Friday, September 27, 2013

Lake Waramaug State Park

Moonrise in a pink sky, Mount Tom Pond, Litchfield
I applied for and was accepted as a teacher's assistant for the Climate Literacy class at the University of British Columbia.  Thirteen TAs from Australia, Thailand, India, Germany, Vancouver, the United States, and possibly other locations, were enlisted to help.  Even though class doesn't start until September 30th, I've already fielded one question.  About fifty students have introduced themselves in the discussion forum.

Although it takes time to browse the threads, I am enjoying reading comments from all over the globe.  It is rewarding knowing that I'm contributing to the students' greater understanding of climate change.
Eating a "quacker"
October is shaping up to be a very busy month.  On October 6th, I'm going to a school-visits presentation by Alexis O'Neil, a school-visits guru and excellent presenter.  On October 19th, I'm going to New Media Day, another SCBWI event.  The third week in October may give me some anxiety with a first-time platelet donation, a trip to Boston, and notification about something.  It has the potential to be an awful week and it has the potential to be a great week.  So, I'm not allowing myself to think about it.

Lake Waramaug, Kent Connecticut
I've been making inroads.  I've learned it's a lot more work to get the water wheel moving again once you let it stop.   Today, I finished up a lovely piece of literary science.

It wasn't until I looked at my photos that I noticed Goose C484.
Last week, I spent the day at Lake Waramaug with my friend Carol.  We sat by the shore admiring the beauty of the lake and watching the wildlife waddle way too close.  She read while I wrote.  I would have loved to have kayaked on the glassy lake, but the rentals were closed for the season.  On the ride home, the harvest moon was stunning, shining over the pond.

Our stomping grounds on the shore of Lake Waramaug

Friday, September 20, 2013

Story ideas continue to stream in faster than I can tackle them.  The urge to write a blog post seems to stem more from photographs I want to share than from writing related news.

Faulkner's Island Lighthouse
This past week I received a couple of nice emails:

From the Climate Literacy class I took:

"I'm writing to invite you to apply to become a Community TA for the next run of Climate Literacy, which will begin on September 30th.  If you're reading this email, it means that you were one of the very top students in the class, as measured by a mixture of class performance and forum contribution. In a class so large this is quite an accomplishment."

From Denise McConduit:

"I checked out your website and I was amazed at the good environmental work you are doing! Just bringing awareness about climate change, wildlife and nature is so worthwhile."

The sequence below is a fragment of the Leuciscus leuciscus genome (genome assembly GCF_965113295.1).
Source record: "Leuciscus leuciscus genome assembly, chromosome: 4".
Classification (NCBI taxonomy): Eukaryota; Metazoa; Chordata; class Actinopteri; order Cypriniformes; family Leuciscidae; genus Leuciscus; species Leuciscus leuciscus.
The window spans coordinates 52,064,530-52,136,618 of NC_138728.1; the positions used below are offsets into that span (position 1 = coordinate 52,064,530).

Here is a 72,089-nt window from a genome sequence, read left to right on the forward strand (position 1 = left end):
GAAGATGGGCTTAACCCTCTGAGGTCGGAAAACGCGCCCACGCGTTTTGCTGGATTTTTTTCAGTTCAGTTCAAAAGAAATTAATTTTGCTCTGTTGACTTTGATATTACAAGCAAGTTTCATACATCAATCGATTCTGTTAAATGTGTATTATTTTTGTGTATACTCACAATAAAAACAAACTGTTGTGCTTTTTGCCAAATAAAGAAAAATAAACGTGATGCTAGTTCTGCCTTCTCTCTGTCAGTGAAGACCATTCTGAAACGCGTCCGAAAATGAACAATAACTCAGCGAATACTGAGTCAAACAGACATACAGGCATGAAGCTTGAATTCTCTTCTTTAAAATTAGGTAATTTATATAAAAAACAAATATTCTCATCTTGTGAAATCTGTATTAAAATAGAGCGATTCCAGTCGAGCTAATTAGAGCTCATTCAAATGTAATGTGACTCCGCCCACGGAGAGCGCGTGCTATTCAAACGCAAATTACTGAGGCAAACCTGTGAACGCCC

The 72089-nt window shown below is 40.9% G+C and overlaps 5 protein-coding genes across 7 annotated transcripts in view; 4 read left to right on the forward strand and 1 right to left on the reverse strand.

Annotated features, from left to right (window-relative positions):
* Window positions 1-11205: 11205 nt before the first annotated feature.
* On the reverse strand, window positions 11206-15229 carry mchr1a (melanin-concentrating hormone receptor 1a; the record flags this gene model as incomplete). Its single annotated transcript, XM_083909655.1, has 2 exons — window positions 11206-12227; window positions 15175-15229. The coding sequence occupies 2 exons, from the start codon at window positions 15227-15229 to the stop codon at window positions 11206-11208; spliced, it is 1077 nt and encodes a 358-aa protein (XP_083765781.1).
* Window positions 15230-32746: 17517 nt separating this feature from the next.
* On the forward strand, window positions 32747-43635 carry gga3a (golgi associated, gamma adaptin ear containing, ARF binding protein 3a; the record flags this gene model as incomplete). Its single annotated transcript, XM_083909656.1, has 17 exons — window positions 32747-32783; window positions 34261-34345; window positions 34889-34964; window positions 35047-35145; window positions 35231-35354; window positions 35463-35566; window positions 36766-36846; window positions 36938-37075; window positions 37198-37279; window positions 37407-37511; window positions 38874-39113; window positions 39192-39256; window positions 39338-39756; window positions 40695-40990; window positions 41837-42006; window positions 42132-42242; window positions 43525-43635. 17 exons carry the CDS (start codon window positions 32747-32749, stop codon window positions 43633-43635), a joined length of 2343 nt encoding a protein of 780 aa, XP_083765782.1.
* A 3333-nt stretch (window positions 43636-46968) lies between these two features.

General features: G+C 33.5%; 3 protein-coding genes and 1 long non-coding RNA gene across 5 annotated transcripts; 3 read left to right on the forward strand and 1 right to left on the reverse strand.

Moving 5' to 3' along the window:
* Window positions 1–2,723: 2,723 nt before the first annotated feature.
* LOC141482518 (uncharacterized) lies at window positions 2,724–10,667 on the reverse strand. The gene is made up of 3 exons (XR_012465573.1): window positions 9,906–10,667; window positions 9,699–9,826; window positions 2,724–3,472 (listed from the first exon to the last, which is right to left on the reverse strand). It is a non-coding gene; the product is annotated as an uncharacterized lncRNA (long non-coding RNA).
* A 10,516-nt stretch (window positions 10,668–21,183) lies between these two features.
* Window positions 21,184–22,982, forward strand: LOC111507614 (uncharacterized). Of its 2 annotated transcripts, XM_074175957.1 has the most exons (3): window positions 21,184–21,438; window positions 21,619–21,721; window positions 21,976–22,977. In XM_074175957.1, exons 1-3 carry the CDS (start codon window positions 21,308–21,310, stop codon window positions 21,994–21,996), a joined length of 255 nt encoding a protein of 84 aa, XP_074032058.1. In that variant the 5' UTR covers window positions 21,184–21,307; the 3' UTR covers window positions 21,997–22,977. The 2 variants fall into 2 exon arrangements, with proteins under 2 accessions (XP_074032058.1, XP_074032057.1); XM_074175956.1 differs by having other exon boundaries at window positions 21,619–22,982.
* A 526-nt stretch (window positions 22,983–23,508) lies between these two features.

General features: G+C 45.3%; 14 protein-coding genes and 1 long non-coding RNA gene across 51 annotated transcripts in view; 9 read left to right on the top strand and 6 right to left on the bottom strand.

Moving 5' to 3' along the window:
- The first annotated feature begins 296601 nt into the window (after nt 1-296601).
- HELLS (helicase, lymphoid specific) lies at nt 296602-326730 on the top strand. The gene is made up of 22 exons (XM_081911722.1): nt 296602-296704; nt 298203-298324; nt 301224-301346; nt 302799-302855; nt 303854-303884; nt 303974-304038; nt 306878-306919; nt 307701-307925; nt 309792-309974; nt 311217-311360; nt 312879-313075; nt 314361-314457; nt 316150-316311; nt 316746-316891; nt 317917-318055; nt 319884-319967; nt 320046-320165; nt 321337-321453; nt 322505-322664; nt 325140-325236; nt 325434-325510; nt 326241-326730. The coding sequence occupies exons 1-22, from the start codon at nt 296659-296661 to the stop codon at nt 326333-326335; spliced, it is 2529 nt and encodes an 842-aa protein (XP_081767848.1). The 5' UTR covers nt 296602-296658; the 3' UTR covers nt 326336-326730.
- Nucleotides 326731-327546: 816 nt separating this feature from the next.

Two weeks ago, I drove down to the shore, hoping to take a boat out to Faulkner's Island Lighthouse, which is only open one weekend per year.  When I got to the marina, the U.S. Fish and Wildlife Agency was debating whether to take the aluminum boat out in three foot swells.  Although high seas sounded quite exciting, the open house was eventually canceled completely.  On that cloudless day, I sat on the rocks, watching the seagulls and taking photographs.       

Thursday, September 12, 2013

A Writing Chair

Along came a spider, who sat down beside her
Last month, I shipped out a whole bunch of things.  After tallying everything up, it turns out, I churned out the same amount as when I wrote science passages in the fall of 2012.  It will likely be a long while before I hear back about any of these.

This month, we gutted the family room.  It was long overdue.  We've been painting and painting and painting and painting the dark paneling, and it's still not painted.  Walt used a sledgehammer on the couch.  He said I spend a lot of time in that room writing and I should think about getting a couch and/or chair with that in mind.  So, like Goldilocks, I've been sitting in all kinds of chairs and sofas, testing them out.

That got me thinking about what makes a good writing chair.  Outside my Adirondack chair has wonderfully wide arms and comfortable seating.  I can't see myself writing in a stiff backed formal chair.  Some couches and chairs are meant for tall people; the cushions are so deep that your feet dangle in mid air.  Other seating is hard or butt ugly.  We settled on a couple of cushy recliners with wide padded arms.  I can't wait to sit in my new writing chair!

Cooked chicken dangling from a spider web
Last week, I was outside writing.  Every time I looked up, I noticed this spider.  I decided to try an experiment and see what the spider would do if I dropped some cooked chicken in its web.  Initially, the spider ran up the web and hid under a shingle, so I think beef would have been a better choice.   I wondered if the spider would wrap up the chicken or if it would try to clean up its web.  After a few hours, the dog came outside, smelled the chicken, poked her nose in the web and destroyed it.  So much for my experiment.